Panicking. Probably Prematurely.

It seems I’ve decided to take Secret Option C in reference to my last post on whether to keep writing my current work in progress or go back to my completed novel and spend some time editing – that is, to write and schedule a bunch of blog posts instead, thereby avoiding the dilemma altogether.

Anyway. I’m starting to look at my work in progress and what I’ve crossed off on the outline so far, and I’m feeling the  first prickings of concern in the back of my brain. I’m at roughly 23,000 words right now, and I’ve made it through a third of the points on my outline. If things remain consistent, I’m looking at a first draft total of around 75,000 words, which is too short, as far as I’m concerned. And I have absolutely no idea what to do about it, other than wait until I’m finished and see how it all turns out.

This, this here, is the downside of outlining for me. If I didn’t have one, I wouldn’t be obsessing about this right now. It’s utterly pointless, it is. But I can no more stop myself from doing it than I can stop myself from biting my nails or worrying about solar flares.

Some time will definitely be spent this week poring over the outline and seeing if there’s anything I can add to it. I like to have lots of extra words at the end of the first draft so there’s plenty of room for cuts. If I start out with only 75,000, I’m going to end up with a novella.

Frustrating. Ridiculous, but frustrating.

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~ by Nicole Bross on February 23, 2013.

6 Responses to “Panicking. Probably Prematurely.”

  1. You could always throw in some additional character/story development pieces to boost the WC, so that you have more to choose from later when cutting. I had this problem with my first book, and that’s what I ended up doing, and in the process of all the adds, the story itself changed to something I liked even better than what I had.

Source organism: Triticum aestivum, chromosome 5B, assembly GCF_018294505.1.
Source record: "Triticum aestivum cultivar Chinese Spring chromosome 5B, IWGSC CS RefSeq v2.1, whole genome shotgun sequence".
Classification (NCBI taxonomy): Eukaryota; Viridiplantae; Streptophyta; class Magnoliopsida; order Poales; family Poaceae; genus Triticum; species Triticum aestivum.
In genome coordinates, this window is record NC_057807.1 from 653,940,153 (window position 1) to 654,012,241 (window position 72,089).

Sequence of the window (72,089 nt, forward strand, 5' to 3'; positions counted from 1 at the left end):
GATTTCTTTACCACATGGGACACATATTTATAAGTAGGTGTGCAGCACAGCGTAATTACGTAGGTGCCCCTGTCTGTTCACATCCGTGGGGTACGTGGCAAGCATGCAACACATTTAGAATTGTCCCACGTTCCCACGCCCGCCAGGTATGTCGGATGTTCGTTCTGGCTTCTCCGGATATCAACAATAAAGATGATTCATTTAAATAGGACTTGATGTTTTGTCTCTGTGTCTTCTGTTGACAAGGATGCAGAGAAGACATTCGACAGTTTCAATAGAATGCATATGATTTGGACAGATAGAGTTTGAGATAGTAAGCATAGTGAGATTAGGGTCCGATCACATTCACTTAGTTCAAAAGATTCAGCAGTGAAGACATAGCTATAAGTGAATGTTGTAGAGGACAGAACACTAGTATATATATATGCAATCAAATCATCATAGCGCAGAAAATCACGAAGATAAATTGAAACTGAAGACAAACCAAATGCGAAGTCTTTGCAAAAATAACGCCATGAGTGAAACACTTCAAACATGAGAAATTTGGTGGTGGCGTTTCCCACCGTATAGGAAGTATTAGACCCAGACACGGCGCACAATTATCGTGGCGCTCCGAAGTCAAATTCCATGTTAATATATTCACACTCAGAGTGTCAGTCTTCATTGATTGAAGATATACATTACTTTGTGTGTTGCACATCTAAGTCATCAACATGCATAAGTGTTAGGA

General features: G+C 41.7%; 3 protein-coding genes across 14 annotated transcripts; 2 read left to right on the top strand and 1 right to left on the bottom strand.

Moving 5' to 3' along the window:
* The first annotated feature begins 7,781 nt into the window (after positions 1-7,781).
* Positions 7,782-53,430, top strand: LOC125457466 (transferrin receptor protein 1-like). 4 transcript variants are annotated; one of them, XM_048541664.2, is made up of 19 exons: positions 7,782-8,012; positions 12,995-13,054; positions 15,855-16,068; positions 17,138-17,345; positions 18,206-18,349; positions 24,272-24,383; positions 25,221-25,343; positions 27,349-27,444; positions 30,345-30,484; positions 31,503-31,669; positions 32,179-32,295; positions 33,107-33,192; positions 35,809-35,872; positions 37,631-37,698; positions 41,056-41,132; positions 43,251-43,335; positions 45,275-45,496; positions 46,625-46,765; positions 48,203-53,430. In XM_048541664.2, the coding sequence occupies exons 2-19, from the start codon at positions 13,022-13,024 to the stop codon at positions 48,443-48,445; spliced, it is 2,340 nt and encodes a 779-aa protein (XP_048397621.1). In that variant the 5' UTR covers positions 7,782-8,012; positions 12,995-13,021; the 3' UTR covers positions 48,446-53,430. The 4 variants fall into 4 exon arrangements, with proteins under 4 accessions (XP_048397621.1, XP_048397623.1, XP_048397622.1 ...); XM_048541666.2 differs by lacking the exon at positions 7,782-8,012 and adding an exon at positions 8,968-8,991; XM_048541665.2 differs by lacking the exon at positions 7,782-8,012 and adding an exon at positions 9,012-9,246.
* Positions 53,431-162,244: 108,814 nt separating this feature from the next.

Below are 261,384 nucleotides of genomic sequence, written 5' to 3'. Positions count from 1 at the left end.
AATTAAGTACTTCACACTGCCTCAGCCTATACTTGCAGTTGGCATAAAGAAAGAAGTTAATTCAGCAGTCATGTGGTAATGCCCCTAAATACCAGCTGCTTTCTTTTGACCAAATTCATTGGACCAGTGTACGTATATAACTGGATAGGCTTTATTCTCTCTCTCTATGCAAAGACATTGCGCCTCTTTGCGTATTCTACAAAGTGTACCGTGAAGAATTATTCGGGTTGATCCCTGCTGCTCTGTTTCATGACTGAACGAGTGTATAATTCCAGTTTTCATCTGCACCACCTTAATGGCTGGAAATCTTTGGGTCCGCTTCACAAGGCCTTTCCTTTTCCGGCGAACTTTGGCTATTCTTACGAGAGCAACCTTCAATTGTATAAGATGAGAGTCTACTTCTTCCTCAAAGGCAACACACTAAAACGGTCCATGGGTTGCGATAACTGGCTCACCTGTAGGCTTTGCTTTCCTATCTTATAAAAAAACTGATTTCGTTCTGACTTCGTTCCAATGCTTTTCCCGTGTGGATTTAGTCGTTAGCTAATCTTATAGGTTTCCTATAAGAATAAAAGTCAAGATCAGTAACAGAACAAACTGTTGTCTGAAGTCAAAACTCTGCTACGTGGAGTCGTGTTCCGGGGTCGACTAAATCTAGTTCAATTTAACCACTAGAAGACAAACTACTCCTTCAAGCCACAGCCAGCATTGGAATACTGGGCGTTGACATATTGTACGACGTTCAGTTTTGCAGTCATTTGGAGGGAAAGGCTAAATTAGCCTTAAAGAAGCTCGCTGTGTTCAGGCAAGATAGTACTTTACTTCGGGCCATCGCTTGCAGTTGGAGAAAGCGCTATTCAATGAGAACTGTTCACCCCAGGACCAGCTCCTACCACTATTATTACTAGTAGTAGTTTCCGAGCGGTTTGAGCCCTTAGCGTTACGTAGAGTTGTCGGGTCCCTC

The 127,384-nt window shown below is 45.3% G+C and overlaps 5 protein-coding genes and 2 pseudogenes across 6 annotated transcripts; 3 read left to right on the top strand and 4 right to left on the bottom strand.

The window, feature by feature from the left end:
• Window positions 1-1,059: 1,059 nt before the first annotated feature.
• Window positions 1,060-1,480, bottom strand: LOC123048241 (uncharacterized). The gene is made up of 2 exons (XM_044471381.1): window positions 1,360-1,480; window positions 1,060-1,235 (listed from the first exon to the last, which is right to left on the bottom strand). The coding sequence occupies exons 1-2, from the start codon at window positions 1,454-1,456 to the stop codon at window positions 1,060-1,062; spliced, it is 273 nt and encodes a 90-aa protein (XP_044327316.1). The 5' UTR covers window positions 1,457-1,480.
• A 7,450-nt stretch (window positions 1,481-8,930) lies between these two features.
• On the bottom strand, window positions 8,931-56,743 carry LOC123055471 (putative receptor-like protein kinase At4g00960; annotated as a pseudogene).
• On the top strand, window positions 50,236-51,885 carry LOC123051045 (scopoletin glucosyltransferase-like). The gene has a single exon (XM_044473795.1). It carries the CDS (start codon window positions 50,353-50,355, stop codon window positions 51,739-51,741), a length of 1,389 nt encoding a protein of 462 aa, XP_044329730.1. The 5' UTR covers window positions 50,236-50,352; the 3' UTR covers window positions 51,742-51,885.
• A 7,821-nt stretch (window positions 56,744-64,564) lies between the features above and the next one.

Of course, this could also backfire so proceed with caution :)

    • That’s what I’m trying, along with adding in more description and detail. Upon re-reading, I’d left a lot out or had very spare description. I added a couple thousand words just in the first five chapters. I have an idea for a new character that I’m going to try out too which should throw some interesting wrenches into the story, thanks for the suggestion! Not having enough secondary characters was something else I was concerned about, so it’s a neat solution to two problems :)

  2. You never really know when a scene is going to explode on you. I know how useless it is to say “don’t worry,” so instead I’ll say “don’t that worry get in your way.” Let the story make the decisions and lead you where it may.

    • So far it hasn’t, I’m still plowing ahead. I’m grateful for the awareness of the situation though, because I made a couple changes early on and introduced a new character that I think will make it a better story in the long run. It is what it is, I guess! We’ll see where I end up. :)

  3. Hah! I wound up with a story that was “too short” and added in far too much material, then couldn’t bring myself to cut a lot of it the first time through. 180,000 words in the first draft. I have since cut 50,000. Let the story be as long as it wants to be.

I wrote, now you write.

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